Corporate Transparency Act – Effective January 1, 2024

The Corporate Transparency Act (CTA), enacted in 2021, was passed to enhance transparency in entity structures and ownership to combat money laundering, tax fraud, and other illicit activities.  It is designed to capture more information about the ownership of specific entities operating in or accessing the U.S. market.

The CTA is particularly targeted to smaller businesses.

Reporting companies are identified as either domestic or foreign:

  • Domestic reporting companies are corporations, LLPs, or any other entity created by the filing of a document with a secretary of state or any similar office under the law of a state or Indian tribe.
  • Foreign reporting companies are corporations, LLCs, or any other entity formed under the law of a foreign country that is registered to do business in any state or tribal jurisdiction by the filing of a document with a secretary of state or similar office.  Sole-proprietorships that don’t use a single-member LLC are not considered a reporting company.

Reporting companies typically include limited liability partnerships, limited liability limited partnerships, business trusts, and most limited partnerships (where entities are generally created by a filing with a secretary of state or similar office).

There are twenty-three exemptions from reporting.  One of those is a large operating company (employs more than 20 full-time employees in the U.S., has a physical presence in the U.S., and has greater than $5 million in gross receipts within the U.S.). 

A beneficial owner can fall into one of two categories defined as any individual who, directly or indirectly, either:

  1. Exercises substantial control over a reporting company, or
  2. Owns or controls at least 25% of the ownership interest of a reporting company.

Having two categories is to close any loopholes and ensure all owners are identified.  The key difference is that beneficial ownership is categorized as those with ownership interest reflected through capital and profit interest in the company.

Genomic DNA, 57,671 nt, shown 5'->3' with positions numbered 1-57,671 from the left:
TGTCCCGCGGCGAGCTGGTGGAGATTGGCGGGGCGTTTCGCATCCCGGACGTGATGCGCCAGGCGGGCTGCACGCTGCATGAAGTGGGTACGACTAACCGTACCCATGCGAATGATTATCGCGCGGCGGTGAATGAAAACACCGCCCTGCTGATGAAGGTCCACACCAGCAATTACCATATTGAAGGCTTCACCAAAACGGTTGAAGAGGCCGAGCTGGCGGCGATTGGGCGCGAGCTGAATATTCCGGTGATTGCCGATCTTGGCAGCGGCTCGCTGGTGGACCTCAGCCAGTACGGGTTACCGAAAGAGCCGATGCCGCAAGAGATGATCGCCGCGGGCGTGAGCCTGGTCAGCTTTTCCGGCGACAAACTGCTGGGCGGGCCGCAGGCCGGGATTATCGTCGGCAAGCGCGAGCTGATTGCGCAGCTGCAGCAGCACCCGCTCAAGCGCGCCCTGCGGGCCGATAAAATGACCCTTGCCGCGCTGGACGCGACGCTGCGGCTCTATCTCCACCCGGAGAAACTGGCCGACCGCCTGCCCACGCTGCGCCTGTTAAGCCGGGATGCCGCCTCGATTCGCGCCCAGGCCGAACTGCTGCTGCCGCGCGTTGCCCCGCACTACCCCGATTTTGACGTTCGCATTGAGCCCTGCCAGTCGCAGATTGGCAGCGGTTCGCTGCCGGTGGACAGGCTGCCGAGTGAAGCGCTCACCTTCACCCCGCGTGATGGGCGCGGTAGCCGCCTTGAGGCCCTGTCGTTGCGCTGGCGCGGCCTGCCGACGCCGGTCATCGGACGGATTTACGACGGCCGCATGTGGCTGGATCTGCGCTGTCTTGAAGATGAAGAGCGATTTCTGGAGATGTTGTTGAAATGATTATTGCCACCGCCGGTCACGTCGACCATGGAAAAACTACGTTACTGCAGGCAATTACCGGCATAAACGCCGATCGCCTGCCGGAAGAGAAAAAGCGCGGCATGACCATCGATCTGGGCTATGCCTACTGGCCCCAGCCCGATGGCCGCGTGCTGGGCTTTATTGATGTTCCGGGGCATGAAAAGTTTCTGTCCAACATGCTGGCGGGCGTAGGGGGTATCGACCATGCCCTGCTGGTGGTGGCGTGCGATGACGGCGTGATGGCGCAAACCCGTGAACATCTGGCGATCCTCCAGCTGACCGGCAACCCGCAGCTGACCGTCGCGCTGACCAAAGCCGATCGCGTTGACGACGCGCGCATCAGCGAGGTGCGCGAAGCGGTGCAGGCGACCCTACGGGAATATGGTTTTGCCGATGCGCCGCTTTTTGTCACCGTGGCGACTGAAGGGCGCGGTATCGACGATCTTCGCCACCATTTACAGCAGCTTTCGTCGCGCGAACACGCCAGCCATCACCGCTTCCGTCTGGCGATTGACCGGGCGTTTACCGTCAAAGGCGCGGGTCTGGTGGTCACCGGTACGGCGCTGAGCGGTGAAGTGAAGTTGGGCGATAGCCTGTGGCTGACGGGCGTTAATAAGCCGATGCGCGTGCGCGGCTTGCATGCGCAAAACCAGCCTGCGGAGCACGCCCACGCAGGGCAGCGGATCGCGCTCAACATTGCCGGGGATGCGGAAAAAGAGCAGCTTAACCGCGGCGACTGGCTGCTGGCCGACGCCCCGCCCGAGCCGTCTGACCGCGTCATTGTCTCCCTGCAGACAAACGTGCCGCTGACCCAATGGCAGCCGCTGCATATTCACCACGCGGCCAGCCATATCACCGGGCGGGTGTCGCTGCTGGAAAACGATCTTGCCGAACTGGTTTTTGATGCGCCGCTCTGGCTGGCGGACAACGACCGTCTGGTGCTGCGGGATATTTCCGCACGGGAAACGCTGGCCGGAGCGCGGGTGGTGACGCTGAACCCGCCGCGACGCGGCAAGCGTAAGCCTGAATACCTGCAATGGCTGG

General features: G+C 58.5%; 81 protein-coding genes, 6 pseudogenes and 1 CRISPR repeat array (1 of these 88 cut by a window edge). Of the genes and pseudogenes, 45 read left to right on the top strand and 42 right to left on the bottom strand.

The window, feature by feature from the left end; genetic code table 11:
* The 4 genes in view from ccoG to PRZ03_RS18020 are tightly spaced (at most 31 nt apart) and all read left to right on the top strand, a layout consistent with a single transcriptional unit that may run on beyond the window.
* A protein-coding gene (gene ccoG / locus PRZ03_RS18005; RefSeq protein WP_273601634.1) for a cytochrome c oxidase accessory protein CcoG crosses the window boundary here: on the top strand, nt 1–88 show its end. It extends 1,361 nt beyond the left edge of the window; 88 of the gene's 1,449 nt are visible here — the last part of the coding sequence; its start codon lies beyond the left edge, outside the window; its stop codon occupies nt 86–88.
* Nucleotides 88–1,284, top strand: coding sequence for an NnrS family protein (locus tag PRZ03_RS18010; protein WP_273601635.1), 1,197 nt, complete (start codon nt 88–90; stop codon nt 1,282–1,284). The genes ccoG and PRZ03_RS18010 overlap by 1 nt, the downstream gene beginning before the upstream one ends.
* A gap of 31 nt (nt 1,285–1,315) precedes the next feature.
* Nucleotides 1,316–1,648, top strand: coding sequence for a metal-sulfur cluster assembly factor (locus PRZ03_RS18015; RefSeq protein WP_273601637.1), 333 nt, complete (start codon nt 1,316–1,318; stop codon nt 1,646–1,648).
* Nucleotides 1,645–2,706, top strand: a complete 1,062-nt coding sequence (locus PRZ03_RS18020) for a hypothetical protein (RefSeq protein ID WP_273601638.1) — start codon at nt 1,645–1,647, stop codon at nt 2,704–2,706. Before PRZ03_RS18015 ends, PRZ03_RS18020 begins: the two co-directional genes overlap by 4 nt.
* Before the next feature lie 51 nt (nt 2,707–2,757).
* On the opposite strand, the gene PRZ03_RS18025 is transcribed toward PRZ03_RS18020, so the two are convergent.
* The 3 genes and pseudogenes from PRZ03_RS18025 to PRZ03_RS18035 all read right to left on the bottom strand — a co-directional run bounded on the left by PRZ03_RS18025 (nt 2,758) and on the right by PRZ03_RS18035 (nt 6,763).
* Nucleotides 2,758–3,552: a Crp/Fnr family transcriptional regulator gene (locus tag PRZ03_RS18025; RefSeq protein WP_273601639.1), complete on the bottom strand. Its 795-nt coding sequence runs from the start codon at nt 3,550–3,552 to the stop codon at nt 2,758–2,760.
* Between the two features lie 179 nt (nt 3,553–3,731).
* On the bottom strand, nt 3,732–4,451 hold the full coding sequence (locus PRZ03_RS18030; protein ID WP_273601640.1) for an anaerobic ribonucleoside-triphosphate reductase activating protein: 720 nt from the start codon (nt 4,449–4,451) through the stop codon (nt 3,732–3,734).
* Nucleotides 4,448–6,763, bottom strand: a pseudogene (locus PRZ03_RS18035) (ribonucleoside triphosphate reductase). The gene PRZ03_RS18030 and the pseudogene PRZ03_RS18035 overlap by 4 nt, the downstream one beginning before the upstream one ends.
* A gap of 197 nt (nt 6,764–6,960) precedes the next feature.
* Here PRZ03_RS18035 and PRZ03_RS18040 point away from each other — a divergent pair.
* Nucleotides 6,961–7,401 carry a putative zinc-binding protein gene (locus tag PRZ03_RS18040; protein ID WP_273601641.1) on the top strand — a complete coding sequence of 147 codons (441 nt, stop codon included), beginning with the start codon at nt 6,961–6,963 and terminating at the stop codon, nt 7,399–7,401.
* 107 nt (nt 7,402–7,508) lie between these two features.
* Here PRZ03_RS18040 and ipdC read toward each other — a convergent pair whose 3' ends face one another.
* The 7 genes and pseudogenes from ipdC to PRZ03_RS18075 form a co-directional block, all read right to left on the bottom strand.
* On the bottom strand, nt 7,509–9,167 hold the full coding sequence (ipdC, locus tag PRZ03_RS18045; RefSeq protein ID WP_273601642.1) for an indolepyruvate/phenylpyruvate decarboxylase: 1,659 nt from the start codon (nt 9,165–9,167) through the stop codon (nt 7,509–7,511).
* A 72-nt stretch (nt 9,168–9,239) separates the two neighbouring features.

The beneficial owners must report to FinCEN their name, date of birth, address, and unique identifier number from a recognized issuing jurisdiction and a photo of the that document.  If an individual decides to file their information to FinCEN directly (rather than as part of a company’s filing), they may be issued a “FinCEN” identifier which can be provided on a BOI report instead of the required information.

Company applicants can only be:

  • The individual who directly files the document that creates the entity, or the document that first registers the entity to do business in the United States.
  • The individual is primarily responsible for directing or controlling the filing of the relevant document by another.

The CTA goes into effect on January 1, 2024.  Reporting companies that are in existence on the effective date must file their initial reports within one year, by January 1, 2025.

Reporting companies created after the effective date have 90 days after receiving notice of their creation or registration during 2024.  Companies created after 2024 will have 30 days to report under current guidance.

Reports must be updated within 30 days of a change to the beneficial ownership, e.g., through the sale of a business, merger, acquisition, or death, or 30 days upon becoming aware of or having reason to know of inaccurate information previously filed.

The reporting requirements are ongoing as illustrated by this example from the Q&A issued by FinCEN.  This is only one of many reasons that a report must be updated:

If a beneficial owner obtained a new driver’s license or other identifying document that includes a changed name, address, or identifying number, the reporting company also would have to file an updated beneficial ownership information report with FinCEN, including an image of the new identifying document.

Therefore, it appears that a reporting company must constantly in real time monitor and report information on its beneficial owners.

The reporting is done through the FinCEN website, and there is no filing fee.  Noncompliance could result in civil penalties of up to $500 per day of violation and criminal penalties of up to $10,000, imprisonment for up to two years, or both.

Please keep in mind this is a general discussion and that you should contact us for specific questions.